# Is there an “inverse” gravity gradient map for space?

Ive found a lot of images of the moon identifying gmascons all over the moon due to different surface features and densities. Most of them look like this: Im wondering if you could take a map like this, and a map of Earth, then create a gradient like this but for the Earth-Moon system for anything within those bounds. Obviously this would only work for an instant in time, as the Earth rotates and the moon orbits... however Ive wondered if there exists a diagram like this which includes mascons for any given point in space around the Earth moon system.

Is there any such diagram? Even a 2D approximation of such a diagram assuming the entities were coplanar and non rotating would be cool just to see a concept. The values for each point in space would be a direction and a magnitude, possibly only calculated every 100km or such.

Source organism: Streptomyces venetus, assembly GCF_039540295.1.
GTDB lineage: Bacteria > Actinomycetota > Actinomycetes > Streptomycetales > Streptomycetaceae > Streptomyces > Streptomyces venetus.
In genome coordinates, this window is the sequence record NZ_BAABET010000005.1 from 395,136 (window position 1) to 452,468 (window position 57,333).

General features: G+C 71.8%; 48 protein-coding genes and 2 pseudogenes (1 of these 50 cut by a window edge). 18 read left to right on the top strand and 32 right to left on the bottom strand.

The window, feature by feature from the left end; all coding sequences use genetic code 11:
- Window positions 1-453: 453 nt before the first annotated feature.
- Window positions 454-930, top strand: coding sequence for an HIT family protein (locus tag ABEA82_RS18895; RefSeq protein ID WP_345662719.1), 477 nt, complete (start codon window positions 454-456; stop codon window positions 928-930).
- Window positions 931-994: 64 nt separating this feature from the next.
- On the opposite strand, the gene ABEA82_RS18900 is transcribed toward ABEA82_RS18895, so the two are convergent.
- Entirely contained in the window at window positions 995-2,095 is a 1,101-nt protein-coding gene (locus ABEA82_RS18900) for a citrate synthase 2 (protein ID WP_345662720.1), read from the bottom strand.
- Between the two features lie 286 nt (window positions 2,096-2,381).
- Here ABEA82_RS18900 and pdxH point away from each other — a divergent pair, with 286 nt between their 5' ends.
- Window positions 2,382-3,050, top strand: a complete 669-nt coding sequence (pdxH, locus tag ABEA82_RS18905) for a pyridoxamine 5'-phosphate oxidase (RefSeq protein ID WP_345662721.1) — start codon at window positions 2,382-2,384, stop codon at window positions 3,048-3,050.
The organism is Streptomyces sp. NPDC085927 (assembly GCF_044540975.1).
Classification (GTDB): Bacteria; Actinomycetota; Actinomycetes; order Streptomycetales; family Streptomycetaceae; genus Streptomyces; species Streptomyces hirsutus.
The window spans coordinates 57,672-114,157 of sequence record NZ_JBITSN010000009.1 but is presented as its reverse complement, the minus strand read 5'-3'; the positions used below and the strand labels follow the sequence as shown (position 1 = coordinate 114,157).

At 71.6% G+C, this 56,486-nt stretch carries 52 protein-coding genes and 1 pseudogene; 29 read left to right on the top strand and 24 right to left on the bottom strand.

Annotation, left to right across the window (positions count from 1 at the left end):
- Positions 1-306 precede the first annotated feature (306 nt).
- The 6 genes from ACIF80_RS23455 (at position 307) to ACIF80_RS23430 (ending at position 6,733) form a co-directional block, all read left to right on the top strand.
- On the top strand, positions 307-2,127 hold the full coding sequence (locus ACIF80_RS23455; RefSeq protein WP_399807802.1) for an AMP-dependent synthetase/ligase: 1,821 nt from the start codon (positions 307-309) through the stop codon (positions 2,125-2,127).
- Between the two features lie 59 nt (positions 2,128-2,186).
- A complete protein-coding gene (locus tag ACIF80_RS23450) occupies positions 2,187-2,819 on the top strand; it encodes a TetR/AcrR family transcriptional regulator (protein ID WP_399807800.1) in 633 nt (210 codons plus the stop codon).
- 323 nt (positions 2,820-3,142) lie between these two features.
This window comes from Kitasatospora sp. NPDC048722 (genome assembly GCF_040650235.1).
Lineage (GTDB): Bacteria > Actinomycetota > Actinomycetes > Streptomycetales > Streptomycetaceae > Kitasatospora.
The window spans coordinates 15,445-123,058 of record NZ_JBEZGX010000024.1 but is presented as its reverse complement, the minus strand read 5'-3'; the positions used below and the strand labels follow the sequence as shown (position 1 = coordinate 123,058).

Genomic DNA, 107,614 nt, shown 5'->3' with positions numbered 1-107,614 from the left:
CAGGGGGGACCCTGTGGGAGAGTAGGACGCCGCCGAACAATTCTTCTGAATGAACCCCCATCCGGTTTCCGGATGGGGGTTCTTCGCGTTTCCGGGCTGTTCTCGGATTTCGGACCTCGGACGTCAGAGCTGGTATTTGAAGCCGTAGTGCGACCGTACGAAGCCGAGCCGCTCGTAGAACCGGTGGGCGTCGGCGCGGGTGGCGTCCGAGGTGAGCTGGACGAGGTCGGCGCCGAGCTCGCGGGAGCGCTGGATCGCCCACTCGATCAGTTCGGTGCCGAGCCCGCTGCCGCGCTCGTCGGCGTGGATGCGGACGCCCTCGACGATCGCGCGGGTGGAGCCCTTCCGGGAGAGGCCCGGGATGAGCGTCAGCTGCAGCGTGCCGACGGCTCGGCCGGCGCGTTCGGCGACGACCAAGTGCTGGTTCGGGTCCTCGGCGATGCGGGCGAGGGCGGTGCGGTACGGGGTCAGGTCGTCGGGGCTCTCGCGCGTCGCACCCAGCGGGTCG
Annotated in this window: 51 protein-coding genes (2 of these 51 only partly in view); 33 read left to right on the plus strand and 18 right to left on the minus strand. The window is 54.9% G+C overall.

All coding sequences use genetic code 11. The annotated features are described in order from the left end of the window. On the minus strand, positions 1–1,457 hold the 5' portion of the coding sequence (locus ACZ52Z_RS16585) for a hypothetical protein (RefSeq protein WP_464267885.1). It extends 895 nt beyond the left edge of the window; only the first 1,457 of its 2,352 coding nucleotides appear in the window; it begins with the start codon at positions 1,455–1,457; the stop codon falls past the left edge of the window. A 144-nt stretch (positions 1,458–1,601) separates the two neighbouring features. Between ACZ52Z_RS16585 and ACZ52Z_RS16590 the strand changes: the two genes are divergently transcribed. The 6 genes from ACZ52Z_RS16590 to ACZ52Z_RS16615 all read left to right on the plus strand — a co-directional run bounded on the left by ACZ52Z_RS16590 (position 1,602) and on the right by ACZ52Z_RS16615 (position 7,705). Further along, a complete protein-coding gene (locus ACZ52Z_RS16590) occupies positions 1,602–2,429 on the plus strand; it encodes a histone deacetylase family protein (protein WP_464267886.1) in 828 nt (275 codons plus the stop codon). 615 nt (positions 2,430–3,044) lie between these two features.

I realize that im rambling at this point but Id be interested to know what the mame of such a diagram is provided one exists.  • @MagicOctopusUm: Particularly those maps are called 'zero velocity curves'. Why zero velocity? They originate in the idea to plot an effective gravitational potential $\Phi_{eff} = \Phi_{grav} + \Phi_{centrifugal}$. This is a function of position only. However in the three-body problem $\Phi_{eff}$ is not conserved, instead the Jacobi-constant $C_J$ is, which is velocity dependent. Then, setting all $v=0$, $C_J$ reduces to $\Phi_{eff}$, which is the plot you see. For details: Murray/Dermott: Solar system dynamics, chap. 3.3. – AtmosphericPrisonEscape Jul 3 '19 at 13:44